John Bolton is a tarnished character. The once United States Ambassador to the United Nations is now promoted as a ‘scholar’ in the pro-Israel lobby group, the American Enterprise Institute (AEI).
Bolton is not a peacemaker, nor, in his defense, did he ever try to appear as if one. When he was appointed as the US Ambassador to the UN by George W. Bush, his stint lasted for only one year, starting August 2005. His time in this position was marked with discord and conflict. He stole the limelight with such statements as “The (UN) Secretariat building in New York has 38 stories. If it lost ten stories, it wouldn’t make a bit of difference.”
When the Iraq war failed to achieve any of its objectives, thus signaling an American retreat in the Middle East, neo-conservative politicians like Bolton retreated to their right-wing, neo-conservative institutions. Those who did not have one, established an organization of their own and began issuing press releases at random, hailing Israel at times, and chastising their President, Barack Obama, for one thing or another.
When the so-called ‘Arab Spring’ took place, neocons, like Bolton, saw in it an opportunity, but one that was difficult to discern. On one hand, they understood little of the mechanisms that propelled popular actions, for they are used to operate at the highest level of power with total disconnect from the people. On the other hand, it was clear for them from the start that Obama was taking no chances by stepping back into a Middle East quagmire that was originally designed by his predecessor.
Unable to affect much change in the region, as they once envisioned under the leadership of the likes of Richard Perle and his Project for the New American Century (PNAC), the neocons mounted a strategy predicated mostly on discrediting their administration’s lack of strategy.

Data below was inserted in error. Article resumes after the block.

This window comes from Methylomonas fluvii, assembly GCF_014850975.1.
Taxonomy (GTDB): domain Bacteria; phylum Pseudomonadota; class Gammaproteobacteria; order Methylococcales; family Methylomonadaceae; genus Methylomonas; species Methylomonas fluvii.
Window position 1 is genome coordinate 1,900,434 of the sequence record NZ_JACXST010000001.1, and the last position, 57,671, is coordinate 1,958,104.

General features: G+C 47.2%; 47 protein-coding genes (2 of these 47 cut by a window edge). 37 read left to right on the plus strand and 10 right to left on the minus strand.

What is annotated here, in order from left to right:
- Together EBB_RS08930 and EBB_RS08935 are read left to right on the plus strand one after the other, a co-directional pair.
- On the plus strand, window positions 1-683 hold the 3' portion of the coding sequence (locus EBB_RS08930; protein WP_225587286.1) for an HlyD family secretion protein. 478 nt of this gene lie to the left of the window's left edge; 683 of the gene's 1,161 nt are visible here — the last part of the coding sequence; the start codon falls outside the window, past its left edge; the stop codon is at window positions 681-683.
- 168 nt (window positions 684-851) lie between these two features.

In a sense the ‘Arab Spring’ invigorated the neocons, but also reminded them of their political impotence. Gone were the days of concocting foreign policies from neo-conservative think tanks such as the Washington Institute for Near East Policy (WINEP), the Center for Security Policy (CSP) and the Jewish Institute for National Security Affairs (JINSA), of which, among others, Perle is an active member.
In fact, Perle is quite a cherished member of the American Enterprise Institute, where Bolton often mounts his occasional articles in mainstream US media, offering a ‘vision’ regarding how to take on Iran, how to reform Arab states and how to redraw the map of the Middle East in ways that are conducive to US foreign policy interests.
The latest of such intellectual charges by Bolton was published in the New York Times on November 24. Under the title, “To Defeat ISIS, Create a Sunni State,” he theorized once more, raging against “Obama’s ineffective efforts” to destroy ISIS and demanding, instead, a “clear…